Process for manufacturing sodium carbonate perhydrate particles and coating them with sodium borosilicate
A process to manufacture and coat a sodium carbonate perhydrate containing 10.5% to 14% active oxygen which is stable in a non-phosphate detergent composition and which has a bulk density of from 900 to 1,050 kg/m.sup.3. Anhydrous sodium carbonate with a pore volume of at least 0.29 ml/g is contacted with 50% to 75% by weight hydrogen peroxide in the presence of 1-hydroxyethylidene-1,1-diphosphonic acid and water is evaporated at a rate to maintain a dry reaction mixture. The product is coated by sparging sodium borosilicate at a rate to avoid moistening the particles.
Latest FMC Corporation Patents:
- Closed concentrated dry chemical dispersion system and method
- Herbicidal 3-substituted lactams
- Substituted pyrimidinyloxy pyridine derivatives as herbicides
- Stable suspension concentrate formulation for water-soluble compounds
- Intermediates to prepare pyridazinone herbicides, and a process to prepare them
This invention is a process to manufacture a stable, sodium carbonate perhydrate composition that is stable in laundry detergent formulations and which readily releases its active oxygen in use.BACKGROUND OF THE INVENTION
Sodium carbonate perhydrate has been recognized to be a desirable component for a detergent composition because it is readily soluble in water, because it has a high active oxygen content, and because it also provides an inexpensive source of nonpolluting alkalinity. Pure sodium carbonate perhydrate conforms to the chemical formula 2Na.sub.2 CO.sub.3.3H.sub.2 O.sub.2 which contains 15.28% active oxygen (AO). However, sodium carbonate perhydrate generally requires a coating to protect it from decomposition when formulated into a detergent and stored in an open container in a laundry room.
Numerous processes have been proposed for manufacturing sodium carbonate perhydrate (SCP). One of the primary methods is a crystallization process in which aqueous solutions of hydrogen peroxide and sodium carbonate are mixed in a reactor and the SCP formed is filtered off. The product is usually salted out by the addition of sodium chloride or other suitable reagents. Such processes are disclosed in U.S. Pat. Nos. 2,380,620 and 2,541,733. While the crystallization process can produce a product with a bulk density of 900 kg/m.sup.3 or more and offers advantages such as good mixing and heat transfer, it has the disadvantage that there typically is a substantial loss of active oxygen in the mother liquor, so that low peroxygen efficiencies are obtained. That is, conversion of hydrogen peroxide utilized to active oxygen in the finished product is low.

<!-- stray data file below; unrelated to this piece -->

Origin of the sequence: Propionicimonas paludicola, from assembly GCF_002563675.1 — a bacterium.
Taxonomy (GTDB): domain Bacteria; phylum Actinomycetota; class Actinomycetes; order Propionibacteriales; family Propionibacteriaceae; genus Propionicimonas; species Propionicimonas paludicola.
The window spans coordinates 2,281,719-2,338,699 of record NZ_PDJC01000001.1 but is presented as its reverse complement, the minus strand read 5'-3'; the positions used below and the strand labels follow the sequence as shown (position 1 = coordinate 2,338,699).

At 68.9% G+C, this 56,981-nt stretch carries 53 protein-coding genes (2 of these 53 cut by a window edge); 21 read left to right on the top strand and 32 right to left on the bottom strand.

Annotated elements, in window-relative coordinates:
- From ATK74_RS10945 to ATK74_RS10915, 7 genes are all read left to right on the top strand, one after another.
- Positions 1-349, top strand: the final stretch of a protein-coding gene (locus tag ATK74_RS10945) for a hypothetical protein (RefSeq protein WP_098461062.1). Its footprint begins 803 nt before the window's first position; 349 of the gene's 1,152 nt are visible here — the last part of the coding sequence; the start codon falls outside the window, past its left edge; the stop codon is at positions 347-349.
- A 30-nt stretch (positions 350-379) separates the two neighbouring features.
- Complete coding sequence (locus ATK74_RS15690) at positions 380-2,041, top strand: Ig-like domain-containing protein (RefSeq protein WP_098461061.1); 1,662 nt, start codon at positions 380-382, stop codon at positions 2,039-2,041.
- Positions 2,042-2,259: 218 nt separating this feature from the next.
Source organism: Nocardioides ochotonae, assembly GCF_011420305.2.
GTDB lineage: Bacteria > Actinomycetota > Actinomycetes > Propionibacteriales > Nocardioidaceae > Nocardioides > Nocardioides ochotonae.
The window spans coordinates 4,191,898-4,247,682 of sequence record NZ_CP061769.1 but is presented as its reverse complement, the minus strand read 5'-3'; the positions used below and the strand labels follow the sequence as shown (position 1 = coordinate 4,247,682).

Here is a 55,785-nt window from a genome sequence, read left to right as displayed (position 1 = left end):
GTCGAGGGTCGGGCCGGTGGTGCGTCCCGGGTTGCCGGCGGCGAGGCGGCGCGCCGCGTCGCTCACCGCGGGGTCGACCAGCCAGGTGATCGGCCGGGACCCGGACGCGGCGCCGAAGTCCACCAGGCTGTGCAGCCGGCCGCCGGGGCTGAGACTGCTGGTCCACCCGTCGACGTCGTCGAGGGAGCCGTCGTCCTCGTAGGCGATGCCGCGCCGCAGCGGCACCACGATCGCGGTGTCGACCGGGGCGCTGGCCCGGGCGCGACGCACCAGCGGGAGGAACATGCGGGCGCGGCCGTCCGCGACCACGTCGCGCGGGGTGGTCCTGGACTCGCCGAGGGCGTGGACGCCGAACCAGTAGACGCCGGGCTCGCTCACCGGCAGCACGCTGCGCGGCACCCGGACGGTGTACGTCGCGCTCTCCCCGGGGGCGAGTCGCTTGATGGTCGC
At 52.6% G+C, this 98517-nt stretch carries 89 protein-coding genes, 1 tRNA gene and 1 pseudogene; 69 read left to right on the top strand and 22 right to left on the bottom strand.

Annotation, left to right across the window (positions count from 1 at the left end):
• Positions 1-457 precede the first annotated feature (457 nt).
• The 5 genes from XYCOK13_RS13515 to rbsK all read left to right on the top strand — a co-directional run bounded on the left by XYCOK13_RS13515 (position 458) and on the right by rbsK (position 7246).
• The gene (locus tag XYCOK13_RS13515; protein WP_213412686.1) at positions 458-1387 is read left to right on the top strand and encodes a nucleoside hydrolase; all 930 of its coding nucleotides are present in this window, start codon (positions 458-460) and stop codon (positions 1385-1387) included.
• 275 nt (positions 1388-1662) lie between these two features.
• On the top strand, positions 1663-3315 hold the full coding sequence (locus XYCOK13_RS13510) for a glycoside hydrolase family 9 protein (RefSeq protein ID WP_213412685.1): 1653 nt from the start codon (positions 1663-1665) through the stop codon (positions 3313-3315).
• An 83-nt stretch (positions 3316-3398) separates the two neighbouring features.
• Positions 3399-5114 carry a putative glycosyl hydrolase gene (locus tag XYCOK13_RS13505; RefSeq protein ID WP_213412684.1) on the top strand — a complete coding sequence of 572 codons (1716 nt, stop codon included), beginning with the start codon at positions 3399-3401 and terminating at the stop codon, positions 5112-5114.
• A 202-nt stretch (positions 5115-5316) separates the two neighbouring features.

In another method, taught by U.S. Pat. No. 3,555,696, SCP is made by a spray-drying process in which hydrogen peroxide solution is added immediately before atomization of a spray charge of sodium carbonate in a spray tower. Thereafter the product SCP is dried, yielding a very dusty product with a very low bulk density.
It is apparent from the prior art that large volumes of mother liquor are to be avoided. A process yielding high peroxygen efficiencies usually uses only a sufficiently large amount of water to act as a reaction medium and to provide a heat sink for the heat of reaction.
The desire to minimize the amount of water in the reaction system has led to exploration of the so-called "dry" method. However, when the reaction is carried out in the absence of a sufficient amount of water, the reaction is not efficient and decomposition losses are quite high. In the dry method, hydrogen peroxide is sprinkled directly onto sodium carbonate powder to form a moist mass, the mass is then dried. The procedure may be repeated to build up the oxygen content of the perhydrate. Attempts to operate such a process have produced only unsatisfactory perhydrate products with a low bulk density and thus the process is not in commercial use insofar as is known. Typical dry processes are taught in U.S. Pat. No. 3,864,454, in which it is necessary to dry the product in carbon dioxide and in European Patent Application 0070711, in which the reaction mixture is maintained in a vacuum before drying. In accordance with East German patent 212,947, the product is so fine that a separate recycling granulation step is required. On the other hand, U.S. Pat. No. 4,171,280 avoids the heat sink problem by restricting the amount of hydrogen peroxide to provide a maximum active oxygen content of the product to 6%, thereby avoiding decomposition and caking of wet reaction mixtures.
The dry process for the formation of SCP has a basic deficiency, namely, the difficulty of proper heat transfer of the exotherms that are generated as a result of the reaction. Reaction between aqueous hydrogen peroxide and solid soda ash generates an exotherm in two ways: the heat of hydration of sodium carbonate with the water present in hydrogen peroxide, and the heat of perhydration, that is, the reaction of sodium carbonate with hydrogen peroxide to produce sodium carbonate perhydrate. Both these heats tend to increase the reaction temperature quite markedly, particularly in the absence of efficient mixing and/or cooling.